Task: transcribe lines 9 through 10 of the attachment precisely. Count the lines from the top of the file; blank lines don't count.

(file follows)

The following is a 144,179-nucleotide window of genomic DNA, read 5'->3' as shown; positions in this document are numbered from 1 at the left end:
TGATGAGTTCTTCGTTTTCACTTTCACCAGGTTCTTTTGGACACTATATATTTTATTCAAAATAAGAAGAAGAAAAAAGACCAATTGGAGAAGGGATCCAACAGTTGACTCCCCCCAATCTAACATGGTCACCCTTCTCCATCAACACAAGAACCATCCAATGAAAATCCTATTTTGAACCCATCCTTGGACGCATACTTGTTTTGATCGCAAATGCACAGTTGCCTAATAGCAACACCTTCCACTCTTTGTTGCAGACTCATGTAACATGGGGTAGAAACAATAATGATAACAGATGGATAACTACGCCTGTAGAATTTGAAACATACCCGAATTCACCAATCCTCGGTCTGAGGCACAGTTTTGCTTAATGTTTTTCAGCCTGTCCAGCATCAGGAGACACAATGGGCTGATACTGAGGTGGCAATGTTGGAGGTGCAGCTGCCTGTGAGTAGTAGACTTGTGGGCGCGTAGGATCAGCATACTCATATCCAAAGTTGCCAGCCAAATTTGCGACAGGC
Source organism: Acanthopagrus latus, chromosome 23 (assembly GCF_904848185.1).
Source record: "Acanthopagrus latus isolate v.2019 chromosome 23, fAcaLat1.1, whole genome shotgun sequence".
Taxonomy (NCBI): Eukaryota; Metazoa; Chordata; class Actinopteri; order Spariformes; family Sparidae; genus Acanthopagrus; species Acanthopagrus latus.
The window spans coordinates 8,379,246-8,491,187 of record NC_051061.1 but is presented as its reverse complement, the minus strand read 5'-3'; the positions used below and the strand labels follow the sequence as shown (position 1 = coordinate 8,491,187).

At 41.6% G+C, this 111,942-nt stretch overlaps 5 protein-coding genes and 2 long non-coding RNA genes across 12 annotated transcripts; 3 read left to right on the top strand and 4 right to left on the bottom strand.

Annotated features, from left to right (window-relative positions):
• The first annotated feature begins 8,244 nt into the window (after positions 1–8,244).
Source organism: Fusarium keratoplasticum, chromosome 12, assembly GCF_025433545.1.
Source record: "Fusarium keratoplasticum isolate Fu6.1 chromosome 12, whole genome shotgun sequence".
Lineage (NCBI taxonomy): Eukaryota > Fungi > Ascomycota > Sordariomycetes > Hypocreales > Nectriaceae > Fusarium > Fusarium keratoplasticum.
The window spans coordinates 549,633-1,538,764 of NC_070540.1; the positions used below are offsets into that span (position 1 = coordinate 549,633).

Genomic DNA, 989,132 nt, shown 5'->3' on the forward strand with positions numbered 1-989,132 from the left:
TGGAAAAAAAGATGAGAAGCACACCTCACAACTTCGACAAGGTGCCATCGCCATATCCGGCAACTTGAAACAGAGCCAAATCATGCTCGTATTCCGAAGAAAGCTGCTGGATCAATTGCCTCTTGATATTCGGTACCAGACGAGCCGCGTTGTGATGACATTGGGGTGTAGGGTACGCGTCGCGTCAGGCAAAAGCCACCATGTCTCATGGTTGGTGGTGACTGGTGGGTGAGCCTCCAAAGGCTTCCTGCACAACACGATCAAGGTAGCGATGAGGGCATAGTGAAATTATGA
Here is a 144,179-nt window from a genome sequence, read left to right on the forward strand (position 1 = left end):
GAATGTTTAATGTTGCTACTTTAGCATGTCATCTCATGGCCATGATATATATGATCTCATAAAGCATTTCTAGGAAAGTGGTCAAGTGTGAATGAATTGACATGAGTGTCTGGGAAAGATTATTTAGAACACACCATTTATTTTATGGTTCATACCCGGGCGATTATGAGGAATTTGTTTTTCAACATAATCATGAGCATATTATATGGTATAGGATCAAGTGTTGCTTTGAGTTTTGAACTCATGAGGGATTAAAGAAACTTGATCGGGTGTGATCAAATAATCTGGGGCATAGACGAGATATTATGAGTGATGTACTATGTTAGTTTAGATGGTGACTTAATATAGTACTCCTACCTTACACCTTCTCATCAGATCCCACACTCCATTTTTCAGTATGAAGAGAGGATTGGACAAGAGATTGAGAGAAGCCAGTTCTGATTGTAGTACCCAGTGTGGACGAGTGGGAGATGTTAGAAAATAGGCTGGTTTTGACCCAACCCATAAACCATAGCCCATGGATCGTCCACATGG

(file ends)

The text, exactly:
• The first annotated feature begins 8,244 nt into the window (after positions 1–8,244).
Source organism: Fusarium keratoplasticum, chromosome 12, assembly GCF_025433545.1.